Friday, November 9, 2012

It's Okay, Kay

Today, I lost a dear friend of mine to cancer. Her name was Kay, and she was vibrant and young and beautiful and funny. She had a great laugh and a wicked sense of humor.  She loved her family fiercely and with great joy, had an enviable marriage, and children any parent would be proud to call their own.  She adored her friends, loved nothing better than a girl’s day at the spa, and was a great admirer of the mani-pedi combo. She loved to laugh, laughed heartily, and with a contagion that spread throughout the room,  throwing her feet up and her head back as she giggled about the silliest of things; but what I loved most about Kay was not her ability to laugh, but her ability to love. She loved simply, purely, honestly and without hesitation. She loved unconditionally and with an energy that was infectious.

The cancer came quickly, and was mean and aggressive and ruthless and ugly. It snuck in; hiding like a coward deep in the darkest recesses of her body, undetected by a routine colonoscopy Kay elected to have in celebration of her fiftieth birthday. Then suddenly, and viciously, it roared to life and unleashed havoc on an innocent victim.  It took her energy, her health, her vigor. It took her beautifully highlighted, caramel and honey hair, first in single strands, then in great clumps. It took her appetite, reducing her already petite frame to a gaunt and fragile eighty pounds, and today, it took her life.   But cancer never, and I repeat, NEVER, took Kay’s heart or soul, her smile or laughter,  her love or joy.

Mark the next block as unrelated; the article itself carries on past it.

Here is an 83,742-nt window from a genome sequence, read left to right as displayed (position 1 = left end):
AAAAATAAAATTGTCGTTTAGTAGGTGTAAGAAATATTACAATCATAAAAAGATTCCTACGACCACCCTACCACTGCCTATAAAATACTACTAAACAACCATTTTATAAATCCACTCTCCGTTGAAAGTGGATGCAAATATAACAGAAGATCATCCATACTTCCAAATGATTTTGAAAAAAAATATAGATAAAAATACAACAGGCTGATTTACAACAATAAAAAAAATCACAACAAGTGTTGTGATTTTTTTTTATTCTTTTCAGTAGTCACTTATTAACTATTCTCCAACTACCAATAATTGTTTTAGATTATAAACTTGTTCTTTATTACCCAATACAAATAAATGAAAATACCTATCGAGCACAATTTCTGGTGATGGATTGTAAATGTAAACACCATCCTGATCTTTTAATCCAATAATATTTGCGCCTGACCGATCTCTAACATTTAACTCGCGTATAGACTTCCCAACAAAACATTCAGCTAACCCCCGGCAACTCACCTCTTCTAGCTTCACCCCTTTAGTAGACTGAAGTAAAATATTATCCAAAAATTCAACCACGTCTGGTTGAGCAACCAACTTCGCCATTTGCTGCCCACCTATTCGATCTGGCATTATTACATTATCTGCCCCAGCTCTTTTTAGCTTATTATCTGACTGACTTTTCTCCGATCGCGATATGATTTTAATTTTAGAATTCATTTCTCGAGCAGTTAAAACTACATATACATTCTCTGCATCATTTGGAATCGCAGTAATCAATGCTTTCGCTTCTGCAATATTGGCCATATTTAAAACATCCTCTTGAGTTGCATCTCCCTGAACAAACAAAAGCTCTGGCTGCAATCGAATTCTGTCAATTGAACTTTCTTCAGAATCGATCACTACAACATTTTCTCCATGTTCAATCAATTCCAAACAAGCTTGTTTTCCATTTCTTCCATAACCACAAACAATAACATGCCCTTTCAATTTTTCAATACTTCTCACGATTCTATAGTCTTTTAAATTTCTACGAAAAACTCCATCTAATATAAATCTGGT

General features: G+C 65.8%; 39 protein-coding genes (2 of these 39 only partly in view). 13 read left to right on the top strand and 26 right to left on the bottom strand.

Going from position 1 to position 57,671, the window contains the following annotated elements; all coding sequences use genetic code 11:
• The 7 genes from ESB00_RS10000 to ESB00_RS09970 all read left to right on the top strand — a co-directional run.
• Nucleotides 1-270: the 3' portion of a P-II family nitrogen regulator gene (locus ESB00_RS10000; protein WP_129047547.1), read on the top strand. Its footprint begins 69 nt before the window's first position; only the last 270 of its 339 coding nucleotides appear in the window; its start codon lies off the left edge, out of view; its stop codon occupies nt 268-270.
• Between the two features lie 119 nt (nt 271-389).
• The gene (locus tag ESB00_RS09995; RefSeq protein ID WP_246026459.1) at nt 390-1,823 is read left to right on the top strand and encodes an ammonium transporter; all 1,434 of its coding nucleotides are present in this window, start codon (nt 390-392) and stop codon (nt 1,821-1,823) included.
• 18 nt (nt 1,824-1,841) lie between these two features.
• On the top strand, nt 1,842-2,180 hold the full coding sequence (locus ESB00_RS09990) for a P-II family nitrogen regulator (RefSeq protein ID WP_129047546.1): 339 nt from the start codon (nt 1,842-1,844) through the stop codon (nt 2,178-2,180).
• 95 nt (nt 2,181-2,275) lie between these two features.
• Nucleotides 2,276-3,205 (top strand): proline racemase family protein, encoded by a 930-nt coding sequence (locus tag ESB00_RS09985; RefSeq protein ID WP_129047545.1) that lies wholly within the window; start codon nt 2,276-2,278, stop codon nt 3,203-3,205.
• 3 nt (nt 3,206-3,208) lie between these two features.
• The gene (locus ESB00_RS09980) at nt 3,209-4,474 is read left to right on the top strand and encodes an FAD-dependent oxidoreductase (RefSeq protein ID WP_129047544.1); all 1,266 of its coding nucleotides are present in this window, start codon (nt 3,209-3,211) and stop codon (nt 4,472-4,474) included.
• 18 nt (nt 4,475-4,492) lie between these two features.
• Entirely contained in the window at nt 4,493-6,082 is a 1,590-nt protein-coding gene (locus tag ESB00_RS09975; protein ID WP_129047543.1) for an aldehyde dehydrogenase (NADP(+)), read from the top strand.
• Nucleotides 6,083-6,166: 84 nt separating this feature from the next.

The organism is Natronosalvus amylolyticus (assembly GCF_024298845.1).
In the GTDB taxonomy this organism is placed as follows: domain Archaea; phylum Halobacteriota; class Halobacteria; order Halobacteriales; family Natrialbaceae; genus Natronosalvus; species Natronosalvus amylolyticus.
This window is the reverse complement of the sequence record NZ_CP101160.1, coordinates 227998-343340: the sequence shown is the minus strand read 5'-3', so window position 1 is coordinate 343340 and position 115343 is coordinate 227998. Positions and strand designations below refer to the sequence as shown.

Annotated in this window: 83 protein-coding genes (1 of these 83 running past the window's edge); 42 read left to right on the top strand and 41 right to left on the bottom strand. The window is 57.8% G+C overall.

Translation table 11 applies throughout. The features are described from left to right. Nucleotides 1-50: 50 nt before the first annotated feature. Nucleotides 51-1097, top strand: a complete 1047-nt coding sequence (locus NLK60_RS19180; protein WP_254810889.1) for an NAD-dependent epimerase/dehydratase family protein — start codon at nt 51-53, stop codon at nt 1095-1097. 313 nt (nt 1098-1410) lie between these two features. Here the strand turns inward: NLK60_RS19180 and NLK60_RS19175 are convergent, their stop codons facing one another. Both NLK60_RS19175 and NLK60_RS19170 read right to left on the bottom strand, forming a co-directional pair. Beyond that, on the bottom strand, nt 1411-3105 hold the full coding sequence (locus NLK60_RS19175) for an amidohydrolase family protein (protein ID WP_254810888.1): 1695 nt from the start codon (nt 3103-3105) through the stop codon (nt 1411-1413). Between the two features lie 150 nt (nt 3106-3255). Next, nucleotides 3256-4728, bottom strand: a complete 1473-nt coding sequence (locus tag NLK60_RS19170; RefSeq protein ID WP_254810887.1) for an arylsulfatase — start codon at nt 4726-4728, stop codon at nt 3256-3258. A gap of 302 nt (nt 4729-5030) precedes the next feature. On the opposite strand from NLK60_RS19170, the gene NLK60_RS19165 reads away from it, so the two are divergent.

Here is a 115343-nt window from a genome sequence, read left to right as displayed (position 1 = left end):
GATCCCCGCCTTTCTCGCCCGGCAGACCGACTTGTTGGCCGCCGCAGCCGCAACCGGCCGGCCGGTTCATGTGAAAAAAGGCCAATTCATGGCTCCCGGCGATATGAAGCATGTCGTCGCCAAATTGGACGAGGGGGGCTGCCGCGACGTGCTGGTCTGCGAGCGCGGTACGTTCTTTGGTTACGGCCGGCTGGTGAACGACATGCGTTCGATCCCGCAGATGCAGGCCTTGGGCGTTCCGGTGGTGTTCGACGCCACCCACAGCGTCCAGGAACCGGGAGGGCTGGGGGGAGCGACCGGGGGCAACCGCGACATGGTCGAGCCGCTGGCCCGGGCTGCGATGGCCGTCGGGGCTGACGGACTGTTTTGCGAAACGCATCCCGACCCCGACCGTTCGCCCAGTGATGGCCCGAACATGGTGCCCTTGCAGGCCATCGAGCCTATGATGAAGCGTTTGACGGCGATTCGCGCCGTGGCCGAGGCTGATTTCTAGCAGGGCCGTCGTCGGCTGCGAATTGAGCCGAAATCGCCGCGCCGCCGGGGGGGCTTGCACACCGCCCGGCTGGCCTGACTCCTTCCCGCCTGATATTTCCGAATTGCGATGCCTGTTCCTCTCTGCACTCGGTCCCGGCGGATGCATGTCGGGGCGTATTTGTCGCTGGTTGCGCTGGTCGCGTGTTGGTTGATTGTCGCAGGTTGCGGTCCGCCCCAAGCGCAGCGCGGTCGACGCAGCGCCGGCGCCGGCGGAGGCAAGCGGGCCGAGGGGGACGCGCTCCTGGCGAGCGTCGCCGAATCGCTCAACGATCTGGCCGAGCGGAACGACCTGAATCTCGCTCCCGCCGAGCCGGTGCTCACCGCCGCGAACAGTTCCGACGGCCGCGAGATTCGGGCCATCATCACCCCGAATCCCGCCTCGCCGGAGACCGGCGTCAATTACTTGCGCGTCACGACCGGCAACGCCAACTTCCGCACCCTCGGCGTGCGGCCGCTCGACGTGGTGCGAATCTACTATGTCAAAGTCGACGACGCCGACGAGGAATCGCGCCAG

She fought aggressively, and she fought hard, but for Kay, cancer was never the problem.  The problem, as she saw it, was protecting her family and her friends from the sorrow and pain caused by her disease. She spent her last few months taking care of us.  She prepared us for the ultimate release from her disease by taking on the onerous task of making all her final arrangements.  She completed her bucket list, comforted her friends and family as they grieved over her disease, and said her goodbyes with compassion and love. She looked cancer straight in the eye and said, “You may take my life here, but you will never, ever, take my soul or my joy.” And by God, it didn’t.

She left us today in body, but she will never leave us in spirit.  I hope that when my time comes to depart this earthly planet, I will do so with the dignity and the love and the compassion that my friend, Kay, exhibited.  She is gone from us at this moment, but it is with great joy that I anticipate meeting up with her in heaven, swinging on a cloud as we ponder which color to paint our toenails and what to have for lunch, laughing by a crystal stream and singing “Hallelujah” as we march into glory. So it's Okay, Kay, to go on home.  Sign me up for a mani-pedi,  I’ll see you again on the other side.

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